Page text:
Saturday, March 7, 2015

Tea Journeyman Indonesian black tea (PT Harendong Green Farm)

This was a great black tea.  Just to be clear, I mean it matches the type of tea I like, not that it's an exceptional grade of tea or an unusual or rare style of tea (probably some of each and more true of the latter, but not the point).

I've come to like the idea of a vendor having their say, but as far as flavor goes it's this (link to source page here):  

The aroma and taste boast sweet, fruity, and woody qualities. With a medium body, a clean, juicy texture, and a mildly brisk character

The tea!

My own tasting notes and review:

Primary flavors:  cocoa, drifting a little towards cinamon, with dark cherry and natural sweetness.  Trace of earthy element, dark wood, maybe towards peat.  No astringency.   Slightly muddled flavors combining with earth / peat flavor element, not completely "clean."  

Overall impression would probably depend on taste preference,  also feel / "body"of tea emphasis.

I liked it,  based on liking that style.  I had the impression I might've liked it more than the site review would justify; this is just what I like.  I love diversity in drinking teas but I could let green teas and lightly oxidized oolongs drop for awhile based on drinking such more oxidized teas.

Unflavored, high mountain, what else

It reminds me a little of the Vietnamese black teas I've been drinking lately, soft black teas with distinctive flavors, rich wood and earth tones, and with some fruit element, quite good balance, and natural sweetness.  Really what's not to love.

The "clean" reference in the web page and my own notes is a bit odd, especially pointing in the two different directions.   There is definitely nothing objectionable in the tea, just pleasant flavor elements, and a good texture (juicy; sure), so what I meant by it was a reference to a subtle character element, the feel of the tea.  It's hardly a flaw, just the slight room for improvement.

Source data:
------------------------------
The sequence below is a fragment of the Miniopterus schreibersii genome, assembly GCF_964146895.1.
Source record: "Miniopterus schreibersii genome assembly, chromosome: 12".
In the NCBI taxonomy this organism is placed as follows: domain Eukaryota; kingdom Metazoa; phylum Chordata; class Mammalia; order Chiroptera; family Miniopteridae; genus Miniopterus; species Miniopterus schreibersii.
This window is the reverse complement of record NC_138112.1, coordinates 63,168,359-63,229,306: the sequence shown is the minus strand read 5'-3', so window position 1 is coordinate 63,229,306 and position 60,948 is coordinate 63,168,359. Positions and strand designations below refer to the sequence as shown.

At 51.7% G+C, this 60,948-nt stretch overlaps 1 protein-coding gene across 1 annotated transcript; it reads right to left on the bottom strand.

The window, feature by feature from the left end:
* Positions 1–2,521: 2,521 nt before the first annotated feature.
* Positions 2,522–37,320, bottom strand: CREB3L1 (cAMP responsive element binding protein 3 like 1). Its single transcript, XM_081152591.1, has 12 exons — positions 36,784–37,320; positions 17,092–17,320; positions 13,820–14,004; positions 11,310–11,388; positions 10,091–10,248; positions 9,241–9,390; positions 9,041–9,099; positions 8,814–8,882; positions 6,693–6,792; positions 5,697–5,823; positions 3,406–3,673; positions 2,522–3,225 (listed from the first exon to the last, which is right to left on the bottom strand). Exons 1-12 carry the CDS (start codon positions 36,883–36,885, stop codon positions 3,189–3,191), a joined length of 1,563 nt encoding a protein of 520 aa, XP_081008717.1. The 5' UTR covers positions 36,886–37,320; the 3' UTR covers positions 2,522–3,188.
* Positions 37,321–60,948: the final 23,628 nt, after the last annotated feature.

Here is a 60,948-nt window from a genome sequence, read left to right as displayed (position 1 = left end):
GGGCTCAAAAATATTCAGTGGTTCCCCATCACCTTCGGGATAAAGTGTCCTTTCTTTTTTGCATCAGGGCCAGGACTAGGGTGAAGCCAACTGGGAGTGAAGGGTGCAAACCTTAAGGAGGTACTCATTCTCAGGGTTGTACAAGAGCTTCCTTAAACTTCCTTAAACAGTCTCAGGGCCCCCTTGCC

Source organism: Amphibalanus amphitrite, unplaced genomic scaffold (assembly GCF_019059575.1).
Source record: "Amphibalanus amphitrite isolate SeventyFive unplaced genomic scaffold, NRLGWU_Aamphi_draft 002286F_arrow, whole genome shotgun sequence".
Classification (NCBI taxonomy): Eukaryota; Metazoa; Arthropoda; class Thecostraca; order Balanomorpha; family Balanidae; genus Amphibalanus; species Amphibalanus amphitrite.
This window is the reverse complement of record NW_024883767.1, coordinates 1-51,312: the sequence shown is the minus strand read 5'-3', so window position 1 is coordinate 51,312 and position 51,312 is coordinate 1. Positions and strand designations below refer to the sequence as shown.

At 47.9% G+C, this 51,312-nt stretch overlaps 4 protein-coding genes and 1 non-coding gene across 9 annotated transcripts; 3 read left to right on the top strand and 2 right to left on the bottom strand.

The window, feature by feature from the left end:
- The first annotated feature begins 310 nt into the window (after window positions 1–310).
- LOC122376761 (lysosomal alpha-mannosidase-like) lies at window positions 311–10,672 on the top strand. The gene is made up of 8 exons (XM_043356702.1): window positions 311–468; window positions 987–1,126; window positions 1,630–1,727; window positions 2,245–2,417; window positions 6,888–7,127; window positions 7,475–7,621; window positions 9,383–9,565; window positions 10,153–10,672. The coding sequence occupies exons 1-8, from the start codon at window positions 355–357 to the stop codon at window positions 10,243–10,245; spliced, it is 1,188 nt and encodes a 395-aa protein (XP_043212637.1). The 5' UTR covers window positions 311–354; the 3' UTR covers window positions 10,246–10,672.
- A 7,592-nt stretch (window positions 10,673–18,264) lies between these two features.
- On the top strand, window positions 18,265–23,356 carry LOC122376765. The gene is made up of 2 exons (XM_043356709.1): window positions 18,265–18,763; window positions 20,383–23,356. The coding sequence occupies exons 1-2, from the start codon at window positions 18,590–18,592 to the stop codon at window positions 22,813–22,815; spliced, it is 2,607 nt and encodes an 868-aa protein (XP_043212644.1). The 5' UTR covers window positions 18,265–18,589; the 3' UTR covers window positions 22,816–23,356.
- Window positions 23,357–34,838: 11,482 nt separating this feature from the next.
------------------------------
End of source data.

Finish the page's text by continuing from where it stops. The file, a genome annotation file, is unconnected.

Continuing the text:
I sort of didn't "get" the briskness either, which I associate with both the crisp flavor (mineral element, sort of) of Ceylon black teas (Sri Lankan) and the sharp astringency associated with that (not completely connected, but somehow linked).  But then I guess the concept could be used in different ways, and it's not as if I'm classically trained in tea tasting.

Related next steps / postscript:

I've been drinking one other nice Vietnamese black tea, not so different than one I reviewed not too long ago, and also an exceptional more oxidized / darker roasted oolong.  It will be interesting to reference those back to this tea.

How to brew:  seems boiling water would work too

I also bought two other teas from the Tea Journeyman site I really ought to get to reviewing:  a white tea and a Ceylon black tea.  Both were nice, all three very different and distinctive, good examples of the types with their own individual strong points.

On a related note that online shop is closing, and teas are being sold at close-out pricing, so if this sounds good check it right away.  The pricing seemed ok to me but not exceptional since I've been spoiled by Asian pricing (the Vietnamese teas I've yet to review are close enough to free, and maybe just a little better per my own preferences).

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